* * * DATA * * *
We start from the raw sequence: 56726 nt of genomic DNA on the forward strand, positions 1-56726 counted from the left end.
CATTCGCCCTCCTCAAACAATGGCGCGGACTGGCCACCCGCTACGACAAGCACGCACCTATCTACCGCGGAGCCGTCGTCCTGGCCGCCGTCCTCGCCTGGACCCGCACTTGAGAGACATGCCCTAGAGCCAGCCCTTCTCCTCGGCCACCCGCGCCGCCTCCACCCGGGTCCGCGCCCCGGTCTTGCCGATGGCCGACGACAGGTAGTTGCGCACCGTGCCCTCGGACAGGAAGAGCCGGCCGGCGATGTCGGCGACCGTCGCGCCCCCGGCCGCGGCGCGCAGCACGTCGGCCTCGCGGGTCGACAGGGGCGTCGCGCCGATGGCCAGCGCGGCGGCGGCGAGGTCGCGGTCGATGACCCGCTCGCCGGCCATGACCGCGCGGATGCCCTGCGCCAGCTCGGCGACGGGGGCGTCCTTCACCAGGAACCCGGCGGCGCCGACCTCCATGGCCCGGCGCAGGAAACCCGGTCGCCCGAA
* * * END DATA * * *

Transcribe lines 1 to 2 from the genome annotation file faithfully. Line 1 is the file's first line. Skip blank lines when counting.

We start from the raw sequence: 56726 nt of genomic DNA on the forward strand, positions 1-56726 counted from the left end.
CATTCGCCCTCCTCAAACAATGGCGCGGACTGGCCACCCGCTACGACAAGCACGCACCTATCTACCGCGGAGCCGTCGTCCTGGCCGCCGTCCTCGCCTGGACCCGCACTTGAGAGACATGCCCTAGAGCCAGCCCTTCTCCTCGGCCACCCGCGCCGCCTCCACCCGGGTCCGCGCCCCGGTCTTGCCGATGGCCGACGACAGGTAGTTGCGCACCGTGCCCTCGGACAGGAAGAGCCGGCCGGCGATGTCGGCGACCGTCGCGCCCCCGGCCGCGGCGCGCAGCACGTCGGCCTCGCGGGTCGACAGGGGCGTCGCGCCGATGGCCAGCGCGGCGGCGGCGAGGTCGCGGTCGATGACCCGCTCGCCGGCCATGACCGCGCGGATGCCCTGCGCCAGCTCGGCGACGGGGGCGTCCTTCACCAGGAACCCGGCGGCGCCGACCTCCATGGCCCGGCGCAGGAAACCCGGTCGCCCGAA